James McWalter

Right? I guess like so much is so difficult and getting customers as you said is is by far the most difficult all the other bits have to be fun and easy just because that’s your default that’s your default emotion and so if it’s like ah you’re waking up out of bed. Um, you know and I’m sure you’re similar like I’ll like I’ll wake up sometimes at five thirty in the morning and I’m not.

Sam Steyer

Um, yes, yes.

James McWalter

I Don’t feel stressed I’m just like so excited to think about what we’re going to be doing over the next like day I’ll just be like woke up like woke like excited and it’s all stressful of course but like’s it’s also like I can’t wait to you know to get through breakfast to to get going at these things right.

Sam Steyer

Yeah, totally seen.

Sam Steyer

Yeah, and like there’s going to be some parts that are gri like I don’t think Eddie would like cold call it customers or you know figuring out how to set up accounting or and like if you’re the the Ceo you definitely have to do both of those things and um. And so like make sure as you’re saying make sure the parts that are content are something you really love Yeah yeah, the comedy hit of the two and.

James McWalter

Or cold calling quickbooks which is a recent experience I had basically to try to get something up and running um and also no absolutely I also believe you’re a reser ah reservist at San Francisco Fire department um

Sam Steyer

Um, yeah I am.

James McWalter

Which which you would text me but also my my researcher found independent lays I wanted to ask you what that experience is like.

Sam Steyer

Um, it’s awesome. So the the san francisco fire reserve is a a volunteer organization. It started during world war ii in order to have a domestic fire department in case of some sort of attack that caused a fire especially when you know lots of. People were in armed services. It has gotten much smaller since then but carried on you know since I think 1942 it um is a once a week organization where we meet on Thursday nights to practice and then if there is a 3 alarm or greater fire. In San Francisco we’re called to go to the fire and assist the professional fire department. You know we’re doing the sort of support kinds of roles. It is primarily made up of people who um, plan to become professional San Francisco Fire department firefighters and are going through the process and are using it as a way to learn and build their relationship with the department. Um, but there are also some folks like me who are who for whom it is the the end goal. Um, and it’s it’s really fun like we get to go do. Cool physical thing you know spraying hoses and throwing ladders and that kind of stuff and it has a bunch of really nice. You know, sort of community civic oriented people. Um, who who live in San Francisco and it I’ve only been doing it for a year but I love it and it’s been real.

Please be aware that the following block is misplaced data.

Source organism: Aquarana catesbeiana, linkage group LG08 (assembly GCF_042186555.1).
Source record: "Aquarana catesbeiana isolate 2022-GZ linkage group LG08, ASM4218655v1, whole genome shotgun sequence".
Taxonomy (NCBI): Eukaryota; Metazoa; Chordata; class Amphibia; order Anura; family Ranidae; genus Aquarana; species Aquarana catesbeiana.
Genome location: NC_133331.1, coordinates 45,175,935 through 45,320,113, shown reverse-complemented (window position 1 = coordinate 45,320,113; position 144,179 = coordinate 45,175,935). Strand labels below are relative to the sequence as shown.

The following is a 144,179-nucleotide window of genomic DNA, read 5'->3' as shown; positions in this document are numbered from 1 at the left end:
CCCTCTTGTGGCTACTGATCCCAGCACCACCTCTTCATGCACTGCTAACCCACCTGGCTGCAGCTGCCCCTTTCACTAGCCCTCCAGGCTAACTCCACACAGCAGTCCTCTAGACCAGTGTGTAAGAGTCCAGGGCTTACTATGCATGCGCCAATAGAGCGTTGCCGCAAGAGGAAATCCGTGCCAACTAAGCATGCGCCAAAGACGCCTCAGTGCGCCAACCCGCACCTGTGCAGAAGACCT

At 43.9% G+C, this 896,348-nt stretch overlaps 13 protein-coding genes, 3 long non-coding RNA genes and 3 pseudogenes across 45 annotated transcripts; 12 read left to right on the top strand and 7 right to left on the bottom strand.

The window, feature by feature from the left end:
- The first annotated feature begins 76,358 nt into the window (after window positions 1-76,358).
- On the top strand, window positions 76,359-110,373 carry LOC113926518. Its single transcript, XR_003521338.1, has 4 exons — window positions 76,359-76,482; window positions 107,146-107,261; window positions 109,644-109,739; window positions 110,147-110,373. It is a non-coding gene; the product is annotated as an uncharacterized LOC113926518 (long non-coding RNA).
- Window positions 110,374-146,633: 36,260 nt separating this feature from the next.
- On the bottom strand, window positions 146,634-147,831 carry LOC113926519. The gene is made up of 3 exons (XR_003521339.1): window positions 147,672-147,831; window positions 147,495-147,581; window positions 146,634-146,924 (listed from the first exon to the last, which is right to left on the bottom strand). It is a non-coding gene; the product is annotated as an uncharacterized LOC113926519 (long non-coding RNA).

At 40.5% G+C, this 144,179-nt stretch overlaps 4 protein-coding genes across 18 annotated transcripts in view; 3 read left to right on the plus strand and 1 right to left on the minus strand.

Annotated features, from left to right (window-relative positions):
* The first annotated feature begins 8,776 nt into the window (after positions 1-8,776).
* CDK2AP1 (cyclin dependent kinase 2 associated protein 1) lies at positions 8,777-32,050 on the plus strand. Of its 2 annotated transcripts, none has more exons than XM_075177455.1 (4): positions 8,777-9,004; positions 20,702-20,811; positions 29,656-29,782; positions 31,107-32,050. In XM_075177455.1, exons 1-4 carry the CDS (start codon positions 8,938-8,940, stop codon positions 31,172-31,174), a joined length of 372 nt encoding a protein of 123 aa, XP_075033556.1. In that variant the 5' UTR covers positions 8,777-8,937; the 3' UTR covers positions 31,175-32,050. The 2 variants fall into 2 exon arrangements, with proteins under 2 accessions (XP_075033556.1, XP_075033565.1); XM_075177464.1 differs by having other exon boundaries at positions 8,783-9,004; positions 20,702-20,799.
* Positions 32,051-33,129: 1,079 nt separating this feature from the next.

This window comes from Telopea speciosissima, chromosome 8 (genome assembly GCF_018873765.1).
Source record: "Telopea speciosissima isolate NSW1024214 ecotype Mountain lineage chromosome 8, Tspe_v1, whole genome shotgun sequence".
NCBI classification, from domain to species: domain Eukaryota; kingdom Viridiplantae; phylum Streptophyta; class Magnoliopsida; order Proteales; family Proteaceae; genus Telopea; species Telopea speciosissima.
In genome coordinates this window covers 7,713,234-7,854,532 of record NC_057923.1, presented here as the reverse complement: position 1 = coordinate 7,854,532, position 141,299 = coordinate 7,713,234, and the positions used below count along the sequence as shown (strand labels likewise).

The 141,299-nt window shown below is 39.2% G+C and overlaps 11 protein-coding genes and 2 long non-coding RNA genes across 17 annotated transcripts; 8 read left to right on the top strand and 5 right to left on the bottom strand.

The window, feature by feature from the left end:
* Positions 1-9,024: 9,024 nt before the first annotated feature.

James McWalter

Yeah, and I think having some sort of community engagement is something that I always promote to to friends and and founders and and all that kind of thing. It’s so easy like when you’re you know, servicing a global market and all this kind of thing to forget that so much change and impact can happen.

Sam Steyer

Treat.

James McWalter

On the road and it gives you just a ah bit of perspective on how much just thought the people are living and other people are kind of going about their day that that’s often missing you know when you spend your life on different slack communities. So.

Sam Steyer

Totally totally agree and it yeah it has totally enriched my you know I’m a deep San Francisco lover already. But it has even further and enriched my feeling of community and connection with the place I live which I really really really value.

James McWalter

Sam Steyer It’s been amazing. Um, is there anything I should have asked you about but did not oh.

Sam Steyer

Um, yes, 2 2 things. Ah 1 is both with the the startup and the San Francisco Fire department you know Thursday night volunteer opportunities I’m married and have a 1 year old son both require. A lot of time and put me and the startup puts me in a stressed out mood sometimes and so I want both say a huge thank you to my wife Tessa who’s incredibly supportive and awesome and also just let any ah aspiring founders know that if you are in a long-term relationship you you know your.

James McWalter

So amazing.

Sam Steyer

There is also something your partner is signing up for when you start the company. Um, and ah the other thing I would say wanted to say is I’ve been working in climate tech in 1 way or another since twenty eleven I’ve always loved it and loved the people in it but we are in a moment right now where the amount of. Talent and funding and attention and excitement in climate tech is just so so much higher than it’s ever been before. There’s so many good companies. Um, there’s so much more ah sort of like ah legitimization in the eyes of conventional tech. It’s just awesome and I encourage people to come join and I want to send send love and support to all the climate tech folks out there.

James McWalter

Absolutely I can’t echo either of those enough. Um, thank you Sam Steyer it’s been amazing.

Sam Steyer

Yeah, thank you Really appreciate the opportunity.